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Weekly Futures Market Summary June 13.22

BONDS:

Last Friday’s European data included a better than expected reading for Italian industrial production, but the May US CPI result was much stronger than expected and reached the highest year-over-year rate since December 1981. While Canadian unemployment had a surprise downtick, a private survey of US consumer sentiment came in much lower than expected. Treasuries were pressured by Fed rate hike expectations and closed last Friday’s session with sizable losses. Following last Friday’s wide-sweeping outside-day down session, the Treasury markets remain under significant pressure coming into this week’s action.

CURRENCIES:

The Dollar became the safe-haven destination of choice and has risen to a 3 1/2 week high during last Friday’s action. A multi-decade in CPI more than offset an all-time low in a private survey of consumer sentiment to ramp up Fed rate hike prospects that have given the Dollar a significant boost. On the other hand, concern over fragmentation of Euro zone debt yields has weighed heavily on the Eurocurrency going into the weekend.

The Dollar continues to the upper hand on most major currencies and is within striking distance of reaching a multi-year high. With bond yields on the rise in many nations, the Dollar continued to be the safe-haven destination of choice while global markets are in a “risk off” mood.

The Euro followed through to the downside as it reached a new 4-week low. The Yen has rebounded from a new multi-year low and climbed up into positive territory at the start of this week’s action. The Swiss franc is heading for a seventh daily decline in a row as it is under significant pressure early in today’s action. The Pound has extended its downside breakout from its May/June consolidation zone with sizable early losses. The Canadian dollar is more than 2 cents below last week’s high as it has retraced more than half of its May/June rally.

STOCKS:

Global markets continue to hold a negative tone during last Friday’s trading session. Shanghai and Beijing continue to have COVID restrictions that are casting a shadow over many market sectors. In addition, surging US inflation levels have also eroded prospects for US economic growth during the third quarter. US equity markets fell to new 2 1/2 week lows before finishing with heavy losses. Global markets remain under pressure early this week as they were holding a mostly negative tone. Comments of a “ferocious” COVID outbreak in Beijing have ramped up risk anxiety in many market sectors. Asian stock markets finished with heavy losses and were led to the downside by the Japanese Nikkei and Hong Kong Hang Seng indices. European data included lower than forecast results for UK industrial production and UK manufacturing production, while major cryptocurrencies bitcoin and ethereum reached new 17-month lows.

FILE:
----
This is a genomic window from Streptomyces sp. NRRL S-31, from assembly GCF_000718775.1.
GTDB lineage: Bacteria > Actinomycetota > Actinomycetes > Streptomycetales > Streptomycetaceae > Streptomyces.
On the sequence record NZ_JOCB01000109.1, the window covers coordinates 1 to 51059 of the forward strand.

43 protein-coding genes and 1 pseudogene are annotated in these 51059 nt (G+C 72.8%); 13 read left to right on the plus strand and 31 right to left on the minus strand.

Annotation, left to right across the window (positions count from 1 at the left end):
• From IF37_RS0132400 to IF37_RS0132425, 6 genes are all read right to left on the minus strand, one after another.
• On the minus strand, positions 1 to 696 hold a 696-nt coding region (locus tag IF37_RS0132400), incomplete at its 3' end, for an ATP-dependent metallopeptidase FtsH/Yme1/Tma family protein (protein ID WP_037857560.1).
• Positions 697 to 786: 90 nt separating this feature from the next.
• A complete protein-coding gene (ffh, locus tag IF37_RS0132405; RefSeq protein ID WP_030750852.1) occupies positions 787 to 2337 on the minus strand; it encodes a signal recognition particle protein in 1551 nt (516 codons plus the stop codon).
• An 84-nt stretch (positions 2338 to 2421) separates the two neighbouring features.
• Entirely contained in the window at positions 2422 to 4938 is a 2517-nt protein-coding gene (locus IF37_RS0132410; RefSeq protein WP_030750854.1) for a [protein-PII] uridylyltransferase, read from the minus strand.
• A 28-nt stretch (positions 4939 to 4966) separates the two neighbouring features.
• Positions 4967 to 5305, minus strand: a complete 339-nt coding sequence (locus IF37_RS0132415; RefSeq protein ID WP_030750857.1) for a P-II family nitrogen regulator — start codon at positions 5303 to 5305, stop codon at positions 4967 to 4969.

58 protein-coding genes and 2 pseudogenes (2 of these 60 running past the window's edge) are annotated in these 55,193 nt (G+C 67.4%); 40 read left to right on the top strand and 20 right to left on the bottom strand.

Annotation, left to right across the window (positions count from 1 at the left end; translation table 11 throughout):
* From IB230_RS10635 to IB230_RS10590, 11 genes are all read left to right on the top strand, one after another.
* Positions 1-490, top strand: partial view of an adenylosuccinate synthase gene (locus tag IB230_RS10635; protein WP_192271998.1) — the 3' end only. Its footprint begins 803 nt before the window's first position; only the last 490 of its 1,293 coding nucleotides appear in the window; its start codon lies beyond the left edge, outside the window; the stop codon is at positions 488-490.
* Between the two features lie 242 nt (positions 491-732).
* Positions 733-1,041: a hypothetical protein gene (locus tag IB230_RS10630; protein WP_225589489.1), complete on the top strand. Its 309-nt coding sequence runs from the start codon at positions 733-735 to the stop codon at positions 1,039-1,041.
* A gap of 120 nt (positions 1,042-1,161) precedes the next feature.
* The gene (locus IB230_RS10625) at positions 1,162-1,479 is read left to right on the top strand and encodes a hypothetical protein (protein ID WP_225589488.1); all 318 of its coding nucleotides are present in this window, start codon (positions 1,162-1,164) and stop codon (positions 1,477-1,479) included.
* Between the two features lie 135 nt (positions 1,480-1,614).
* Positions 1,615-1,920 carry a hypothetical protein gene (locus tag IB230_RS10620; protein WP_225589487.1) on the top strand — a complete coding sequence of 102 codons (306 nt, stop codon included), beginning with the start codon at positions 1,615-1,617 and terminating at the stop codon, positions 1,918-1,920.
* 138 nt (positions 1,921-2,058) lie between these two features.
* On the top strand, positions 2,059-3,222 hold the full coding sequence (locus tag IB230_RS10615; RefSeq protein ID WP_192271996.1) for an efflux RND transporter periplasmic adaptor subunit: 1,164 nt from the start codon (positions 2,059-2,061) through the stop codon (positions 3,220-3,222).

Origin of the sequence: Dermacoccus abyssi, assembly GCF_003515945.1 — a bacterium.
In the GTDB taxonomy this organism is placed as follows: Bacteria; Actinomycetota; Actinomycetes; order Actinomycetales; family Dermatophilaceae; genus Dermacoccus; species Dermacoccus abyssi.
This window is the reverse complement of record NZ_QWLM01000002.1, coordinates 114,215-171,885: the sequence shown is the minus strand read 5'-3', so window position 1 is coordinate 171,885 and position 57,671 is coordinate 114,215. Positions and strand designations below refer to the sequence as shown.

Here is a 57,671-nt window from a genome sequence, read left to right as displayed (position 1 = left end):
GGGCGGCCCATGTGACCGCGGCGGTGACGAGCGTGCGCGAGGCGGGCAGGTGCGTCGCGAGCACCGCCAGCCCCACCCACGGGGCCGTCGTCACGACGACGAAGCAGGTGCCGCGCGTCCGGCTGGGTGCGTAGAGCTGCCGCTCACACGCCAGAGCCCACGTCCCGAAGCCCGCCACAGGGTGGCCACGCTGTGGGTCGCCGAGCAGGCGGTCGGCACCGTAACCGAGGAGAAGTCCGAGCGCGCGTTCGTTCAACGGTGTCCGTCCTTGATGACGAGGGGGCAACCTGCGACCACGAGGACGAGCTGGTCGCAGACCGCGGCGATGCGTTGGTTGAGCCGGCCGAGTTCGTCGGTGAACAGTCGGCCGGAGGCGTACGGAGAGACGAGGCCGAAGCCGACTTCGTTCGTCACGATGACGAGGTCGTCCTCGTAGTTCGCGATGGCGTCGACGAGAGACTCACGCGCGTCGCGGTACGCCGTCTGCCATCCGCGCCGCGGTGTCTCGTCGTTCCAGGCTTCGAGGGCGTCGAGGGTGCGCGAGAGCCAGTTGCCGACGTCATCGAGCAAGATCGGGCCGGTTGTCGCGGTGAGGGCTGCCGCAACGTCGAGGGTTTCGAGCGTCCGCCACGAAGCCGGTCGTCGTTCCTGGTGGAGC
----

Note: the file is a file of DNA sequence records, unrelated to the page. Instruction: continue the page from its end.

GOLD, SILVER & PLATINUM:

Gold was sharply lower at the start of this week after a failed attempt to follow through on Friday’s rally. Friday’s hot CPI number continues to reverberate across the financial markets, with the dollar higher and stocks and bonds expected to come in sharply lower, and this is feeding volatility in gold. The market to reacted Friday’s CPI with a sudden reversal and rally, despite sold gains in the dollar. Until Friday, strong inflation numbers had tended to be negative for gold as the dollar rallied on expectations that the Fed would increase rates. But at some point, if the trade starts to think that the Fed is not getting a grip on inflation, it will view gold as a hedge, and this appears to be what happened on Friday.

The PGM’s bounced off their lows on Friday after a higher-than-expected CPI report, but their moves were nowhere near as impressive as gold, as they closed lower on the day, and resumed their downtrends early this week. Whereas gold found strength from its role as an inflation hedge, platinum and palladium, which are more dependent on supply/demand fundamentals, were limited by worries that the Fed will be forced to become more aggressive and will be willing to risk a recession in the name of fighting inflation.

COPPER: